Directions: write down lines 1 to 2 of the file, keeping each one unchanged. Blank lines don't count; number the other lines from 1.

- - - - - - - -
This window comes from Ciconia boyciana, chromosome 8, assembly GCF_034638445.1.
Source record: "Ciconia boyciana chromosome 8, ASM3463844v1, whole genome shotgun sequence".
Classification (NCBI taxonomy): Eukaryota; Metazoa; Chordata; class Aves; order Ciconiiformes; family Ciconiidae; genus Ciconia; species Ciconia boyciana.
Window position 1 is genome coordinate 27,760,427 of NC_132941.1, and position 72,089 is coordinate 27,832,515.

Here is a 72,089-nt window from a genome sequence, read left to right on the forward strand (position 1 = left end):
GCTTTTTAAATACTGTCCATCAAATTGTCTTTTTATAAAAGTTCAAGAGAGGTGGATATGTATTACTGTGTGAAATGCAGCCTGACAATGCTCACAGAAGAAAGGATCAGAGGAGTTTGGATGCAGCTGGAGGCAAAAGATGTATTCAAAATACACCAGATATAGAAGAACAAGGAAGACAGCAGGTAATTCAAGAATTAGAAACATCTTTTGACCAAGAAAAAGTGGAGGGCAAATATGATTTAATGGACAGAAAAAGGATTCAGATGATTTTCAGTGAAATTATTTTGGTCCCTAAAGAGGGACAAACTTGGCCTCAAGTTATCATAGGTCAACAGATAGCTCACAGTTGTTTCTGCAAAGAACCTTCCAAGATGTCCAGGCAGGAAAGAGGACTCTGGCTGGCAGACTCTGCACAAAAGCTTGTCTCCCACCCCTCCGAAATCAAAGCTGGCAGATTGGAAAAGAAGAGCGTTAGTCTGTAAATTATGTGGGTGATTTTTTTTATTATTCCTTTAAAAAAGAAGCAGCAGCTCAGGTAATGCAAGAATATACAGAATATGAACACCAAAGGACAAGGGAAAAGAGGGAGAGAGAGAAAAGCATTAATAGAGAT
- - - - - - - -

This window comes from Ciconia boyciana, chromosome 8, assembly GCF_034638445.1.
Source record: "Ciconia boyciana chromosome 8, ASM3463844v1, whole genome shotgun sequence".